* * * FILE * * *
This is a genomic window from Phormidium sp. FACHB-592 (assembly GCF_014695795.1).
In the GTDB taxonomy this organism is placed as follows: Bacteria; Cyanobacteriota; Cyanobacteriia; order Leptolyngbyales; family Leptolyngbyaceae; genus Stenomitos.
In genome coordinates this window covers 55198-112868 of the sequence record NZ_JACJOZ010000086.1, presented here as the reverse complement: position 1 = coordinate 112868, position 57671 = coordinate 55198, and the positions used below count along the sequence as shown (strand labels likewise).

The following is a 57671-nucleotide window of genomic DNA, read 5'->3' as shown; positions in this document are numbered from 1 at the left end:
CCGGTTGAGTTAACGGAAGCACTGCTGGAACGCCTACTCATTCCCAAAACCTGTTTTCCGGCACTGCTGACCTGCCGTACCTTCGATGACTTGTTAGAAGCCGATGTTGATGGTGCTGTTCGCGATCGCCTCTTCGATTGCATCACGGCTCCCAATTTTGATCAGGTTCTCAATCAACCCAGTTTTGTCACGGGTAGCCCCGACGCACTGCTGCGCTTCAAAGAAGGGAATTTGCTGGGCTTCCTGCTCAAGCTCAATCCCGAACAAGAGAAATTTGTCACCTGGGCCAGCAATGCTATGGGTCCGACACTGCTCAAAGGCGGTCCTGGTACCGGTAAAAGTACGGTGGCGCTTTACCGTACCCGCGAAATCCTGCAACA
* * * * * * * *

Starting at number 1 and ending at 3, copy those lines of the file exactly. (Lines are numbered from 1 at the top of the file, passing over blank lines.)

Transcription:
This is a genomic window from Phormidium sp. FACHB-592 (assembly GCF_014695795.1).
In the GTDB taxonomy this organism is placed as follows: Bacteria; Cyanobacteriota; Cyanobacteriia; order Leptolyngbyales; family Leptolyngbyaceae; genus Stenomitos.
In genome coordinates this window covers 55198-112868 of the sequence record NZ_JACJOZ010000086.1, presented here as the reverse complement: position 1 = coordinate 112868, position 57671 = coordinate 55198, and the positions used below count along the sequence as shown (strand labels likewise).